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Unclaimed : The Documentary

Special Forces Green Beret Master Sgt. John Hartley Robertson had forgotten how to speak English over the 44 years since he was left behind in the Vietnam War. But he never forgot that he was a father, husband and an American soldier, born in Alabama, shot down over Laos in a 1968 classified mission.

Had Hollywood told the story of the discovery of a long-forgotten soldier, found miraculously still alive in Vietnam after surviving a horrific helicopter attack and crash, it would have involved a dramatic and dangerous jungle rescue followed by a homecoming parade.

Instead, in Emmy-winning Edmonton filmmaker Michael Jorgensen's documentary Unclaimed, we meet a slightly stooped, wiry 76-year-old man living in a remote village in south-central Vietnam who trembles with frustration or pounds his forehead when he is unable to remember his birthday or his American children's names. He is only able to speak Vietnamese.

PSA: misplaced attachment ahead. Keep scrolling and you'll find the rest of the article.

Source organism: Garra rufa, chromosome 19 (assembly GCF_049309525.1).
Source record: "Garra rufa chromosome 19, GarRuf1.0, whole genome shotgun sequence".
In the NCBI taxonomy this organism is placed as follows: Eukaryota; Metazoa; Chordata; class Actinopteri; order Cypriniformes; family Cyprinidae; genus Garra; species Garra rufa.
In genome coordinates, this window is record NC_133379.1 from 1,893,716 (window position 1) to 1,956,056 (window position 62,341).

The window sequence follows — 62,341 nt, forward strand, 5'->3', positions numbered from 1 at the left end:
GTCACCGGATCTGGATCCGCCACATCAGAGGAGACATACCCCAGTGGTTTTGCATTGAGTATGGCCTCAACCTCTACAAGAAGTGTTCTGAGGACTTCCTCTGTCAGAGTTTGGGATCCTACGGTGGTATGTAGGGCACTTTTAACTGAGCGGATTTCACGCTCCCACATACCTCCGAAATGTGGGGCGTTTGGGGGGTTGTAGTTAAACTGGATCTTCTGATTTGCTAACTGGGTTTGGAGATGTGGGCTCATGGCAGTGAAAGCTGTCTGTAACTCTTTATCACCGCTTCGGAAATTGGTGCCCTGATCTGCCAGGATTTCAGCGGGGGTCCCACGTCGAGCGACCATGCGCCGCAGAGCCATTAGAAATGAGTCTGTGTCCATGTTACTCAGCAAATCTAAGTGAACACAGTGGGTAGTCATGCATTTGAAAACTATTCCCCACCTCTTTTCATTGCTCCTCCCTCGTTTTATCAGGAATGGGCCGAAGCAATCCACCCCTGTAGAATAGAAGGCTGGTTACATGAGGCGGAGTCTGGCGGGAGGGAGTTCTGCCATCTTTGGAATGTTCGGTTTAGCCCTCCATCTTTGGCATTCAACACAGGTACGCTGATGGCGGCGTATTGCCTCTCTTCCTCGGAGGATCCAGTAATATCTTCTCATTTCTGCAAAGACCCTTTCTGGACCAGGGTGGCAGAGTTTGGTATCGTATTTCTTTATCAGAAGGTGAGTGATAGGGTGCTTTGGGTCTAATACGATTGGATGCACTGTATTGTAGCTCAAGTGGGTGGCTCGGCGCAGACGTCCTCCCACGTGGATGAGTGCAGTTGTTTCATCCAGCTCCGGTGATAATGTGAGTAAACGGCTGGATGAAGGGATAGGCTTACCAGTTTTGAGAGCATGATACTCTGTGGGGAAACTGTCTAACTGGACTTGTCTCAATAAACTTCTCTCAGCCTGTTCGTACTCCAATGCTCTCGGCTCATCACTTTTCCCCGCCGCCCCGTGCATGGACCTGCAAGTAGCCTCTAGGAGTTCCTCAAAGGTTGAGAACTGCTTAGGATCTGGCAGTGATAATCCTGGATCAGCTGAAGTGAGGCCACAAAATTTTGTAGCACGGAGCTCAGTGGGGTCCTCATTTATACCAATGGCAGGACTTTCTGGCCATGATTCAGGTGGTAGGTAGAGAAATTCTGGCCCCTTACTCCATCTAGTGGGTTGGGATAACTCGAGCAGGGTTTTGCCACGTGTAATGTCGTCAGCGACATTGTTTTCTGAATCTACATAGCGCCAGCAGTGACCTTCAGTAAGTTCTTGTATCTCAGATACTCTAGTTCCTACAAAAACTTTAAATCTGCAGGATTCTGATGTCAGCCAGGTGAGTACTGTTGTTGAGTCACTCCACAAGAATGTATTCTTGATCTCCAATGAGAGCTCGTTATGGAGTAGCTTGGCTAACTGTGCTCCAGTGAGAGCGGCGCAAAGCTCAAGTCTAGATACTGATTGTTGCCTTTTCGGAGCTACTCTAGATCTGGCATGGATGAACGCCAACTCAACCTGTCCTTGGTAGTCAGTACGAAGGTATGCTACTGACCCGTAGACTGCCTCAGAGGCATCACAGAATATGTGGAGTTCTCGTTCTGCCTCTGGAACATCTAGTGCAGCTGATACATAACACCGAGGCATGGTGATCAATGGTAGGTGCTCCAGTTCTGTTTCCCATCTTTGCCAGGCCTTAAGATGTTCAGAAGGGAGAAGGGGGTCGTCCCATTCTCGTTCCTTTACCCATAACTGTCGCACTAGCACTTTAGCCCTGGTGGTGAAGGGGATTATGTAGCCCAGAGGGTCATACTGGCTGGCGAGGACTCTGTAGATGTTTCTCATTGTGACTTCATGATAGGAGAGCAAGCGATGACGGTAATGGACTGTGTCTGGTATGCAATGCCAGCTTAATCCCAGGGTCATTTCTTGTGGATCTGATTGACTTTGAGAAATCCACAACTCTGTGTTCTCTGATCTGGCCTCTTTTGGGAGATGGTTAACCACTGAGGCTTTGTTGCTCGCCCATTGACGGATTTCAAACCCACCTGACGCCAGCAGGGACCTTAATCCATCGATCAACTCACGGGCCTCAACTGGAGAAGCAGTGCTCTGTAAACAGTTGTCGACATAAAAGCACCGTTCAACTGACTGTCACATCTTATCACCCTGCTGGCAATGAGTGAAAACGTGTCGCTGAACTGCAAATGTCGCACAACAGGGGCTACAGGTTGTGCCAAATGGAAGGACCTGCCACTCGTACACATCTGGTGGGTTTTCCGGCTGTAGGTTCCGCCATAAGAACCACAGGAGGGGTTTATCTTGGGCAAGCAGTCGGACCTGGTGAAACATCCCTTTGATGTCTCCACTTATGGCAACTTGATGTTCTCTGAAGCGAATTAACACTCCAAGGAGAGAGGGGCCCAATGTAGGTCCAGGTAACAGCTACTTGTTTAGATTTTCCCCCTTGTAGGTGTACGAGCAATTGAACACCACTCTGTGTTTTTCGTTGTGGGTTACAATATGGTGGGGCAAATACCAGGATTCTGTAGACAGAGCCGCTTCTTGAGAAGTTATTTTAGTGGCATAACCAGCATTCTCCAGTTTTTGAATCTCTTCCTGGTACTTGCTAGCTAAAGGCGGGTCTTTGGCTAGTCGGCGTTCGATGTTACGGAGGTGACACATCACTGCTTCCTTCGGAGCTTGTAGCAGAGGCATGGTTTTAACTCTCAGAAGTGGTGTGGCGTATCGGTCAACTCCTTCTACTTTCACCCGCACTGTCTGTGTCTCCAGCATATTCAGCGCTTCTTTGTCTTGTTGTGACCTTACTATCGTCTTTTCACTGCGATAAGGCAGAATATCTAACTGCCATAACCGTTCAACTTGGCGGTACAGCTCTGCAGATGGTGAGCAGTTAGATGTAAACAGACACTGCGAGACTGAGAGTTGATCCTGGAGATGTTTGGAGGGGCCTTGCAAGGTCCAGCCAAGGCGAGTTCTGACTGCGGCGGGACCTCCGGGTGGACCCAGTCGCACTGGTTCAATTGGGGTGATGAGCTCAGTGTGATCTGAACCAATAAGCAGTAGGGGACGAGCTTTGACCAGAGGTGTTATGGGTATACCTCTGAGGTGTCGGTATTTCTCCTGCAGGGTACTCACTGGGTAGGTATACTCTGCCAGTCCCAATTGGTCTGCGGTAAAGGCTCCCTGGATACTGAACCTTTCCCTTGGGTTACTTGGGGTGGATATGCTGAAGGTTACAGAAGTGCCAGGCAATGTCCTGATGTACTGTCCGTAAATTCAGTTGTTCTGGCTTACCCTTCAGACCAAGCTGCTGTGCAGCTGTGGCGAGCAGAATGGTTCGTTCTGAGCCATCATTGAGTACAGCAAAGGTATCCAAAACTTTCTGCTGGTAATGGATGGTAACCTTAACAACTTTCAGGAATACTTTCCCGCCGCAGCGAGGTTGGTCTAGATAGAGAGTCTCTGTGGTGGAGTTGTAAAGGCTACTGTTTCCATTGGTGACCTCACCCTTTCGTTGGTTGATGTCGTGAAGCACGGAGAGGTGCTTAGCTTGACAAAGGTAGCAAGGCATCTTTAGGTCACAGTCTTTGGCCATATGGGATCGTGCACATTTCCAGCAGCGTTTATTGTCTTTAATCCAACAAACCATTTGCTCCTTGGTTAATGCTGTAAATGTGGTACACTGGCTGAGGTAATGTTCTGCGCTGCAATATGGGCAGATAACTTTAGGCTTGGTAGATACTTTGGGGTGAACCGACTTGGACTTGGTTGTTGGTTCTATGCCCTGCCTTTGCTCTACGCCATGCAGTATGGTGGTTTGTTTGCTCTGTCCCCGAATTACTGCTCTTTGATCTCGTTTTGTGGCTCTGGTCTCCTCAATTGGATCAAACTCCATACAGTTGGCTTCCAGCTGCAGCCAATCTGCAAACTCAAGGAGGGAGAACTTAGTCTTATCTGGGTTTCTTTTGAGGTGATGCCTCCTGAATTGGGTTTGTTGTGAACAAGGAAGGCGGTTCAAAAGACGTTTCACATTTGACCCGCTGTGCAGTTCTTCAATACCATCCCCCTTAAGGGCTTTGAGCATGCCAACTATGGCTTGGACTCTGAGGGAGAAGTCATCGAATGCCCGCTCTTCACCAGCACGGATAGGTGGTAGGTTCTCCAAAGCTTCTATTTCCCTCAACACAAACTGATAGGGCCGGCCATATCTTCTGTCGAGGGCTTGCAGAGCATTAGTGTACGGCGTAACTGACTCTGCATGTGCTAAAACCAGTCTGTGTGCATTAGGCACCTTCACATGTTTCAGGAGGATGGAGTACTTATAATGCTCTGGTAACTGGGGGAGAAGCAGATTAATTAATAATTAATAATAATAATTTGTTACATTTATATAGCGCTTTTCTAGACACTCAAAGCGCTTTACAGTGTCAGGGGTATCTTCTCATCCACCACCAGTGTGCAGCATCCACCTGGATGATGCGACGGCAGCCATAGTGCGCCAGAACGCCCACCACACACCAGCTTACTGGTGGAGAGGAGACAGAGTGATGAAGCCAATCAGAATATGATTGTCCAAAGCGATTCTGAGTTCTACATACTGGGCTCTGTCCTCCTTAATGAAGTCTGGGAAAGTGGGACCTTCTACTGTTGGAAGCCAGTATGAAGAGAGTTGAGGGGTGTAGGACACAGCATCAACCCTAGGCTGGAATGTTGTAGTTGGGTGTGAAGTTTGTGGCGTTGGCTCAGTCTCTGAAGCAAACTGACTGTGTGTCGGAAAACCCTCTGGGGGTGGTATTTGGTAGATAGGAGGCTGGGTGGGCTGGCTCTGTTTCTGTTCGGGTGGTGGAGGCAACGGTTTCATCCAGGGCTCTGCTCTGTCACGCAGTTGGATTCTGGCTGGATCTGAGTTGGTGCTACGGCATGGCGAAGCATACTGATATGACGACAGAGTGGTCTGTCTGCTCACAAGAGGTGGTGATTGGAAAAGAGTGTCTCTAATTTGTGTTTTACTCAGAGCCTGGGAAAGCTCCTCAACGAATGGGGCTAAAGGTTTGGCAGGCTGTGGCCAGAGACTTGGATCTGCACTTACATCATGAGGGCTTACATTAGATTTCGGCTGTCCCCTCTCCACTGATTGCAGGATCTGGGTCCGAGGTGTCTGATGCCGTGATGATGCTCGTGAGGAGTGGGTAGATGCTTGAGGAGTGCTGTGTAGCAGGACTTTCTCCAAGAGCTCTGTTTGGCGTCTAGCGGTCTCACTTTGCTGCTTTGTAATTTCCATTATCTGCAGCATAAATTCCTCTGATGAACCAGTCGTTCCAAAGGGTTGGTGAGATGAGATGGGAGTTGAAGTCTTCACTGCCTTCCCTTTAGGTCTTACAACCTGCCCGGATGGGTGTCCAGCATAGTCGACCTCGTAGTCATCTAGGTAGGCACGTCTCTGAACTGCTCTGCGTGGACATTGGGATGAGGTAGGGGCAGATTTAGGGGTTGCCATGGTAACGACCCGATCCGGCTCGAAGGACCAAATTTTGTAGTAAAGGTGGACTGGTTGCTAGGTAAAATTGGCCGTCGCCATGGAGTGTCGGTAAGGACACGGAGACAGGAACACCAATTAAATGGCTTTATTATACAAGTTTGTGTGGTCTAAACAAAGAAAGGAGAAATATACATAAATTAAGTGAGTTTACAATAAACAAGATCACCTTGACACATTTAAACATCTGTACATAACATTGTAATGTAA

Unclaimed has its world premiere at Toronto's 20th Hot Docs festival today April 30.

Robertson says he was confined to a bamboo cage in the jungle by North Vietnamese captors and, accused of being a CIA spy, was tortured for a year. Confused and badly injured, he was released and married the Vietnamese nurse who helped care for him. He assumed the name of her dead husband. They had children.

Jorgensen believes audiences in America, where "they don't hold anything higher than service to the country, will lose their minds when Unclaimed screens at the G.I. Film Festival in Washington, D.C., in May. They'll come unglued.

But Jorgensen wanted this Canadian production to screen in his home country first.

The filmmaker came up against enough roadblocks from the military in the making of Unclaimed especially when it came to contacting Robertson's family to be convinced that, as one high-placed government source told him, It's not that the Vietnamese won't let him (Robertson) go; it's that our government doesn't want him.

Editors Note: Big Wall Bling will endeavour to include this documentary in it's archives as soon as it becomes publically available. In the meantime you can watch a preview...

Unclaimed Documentary - Preview

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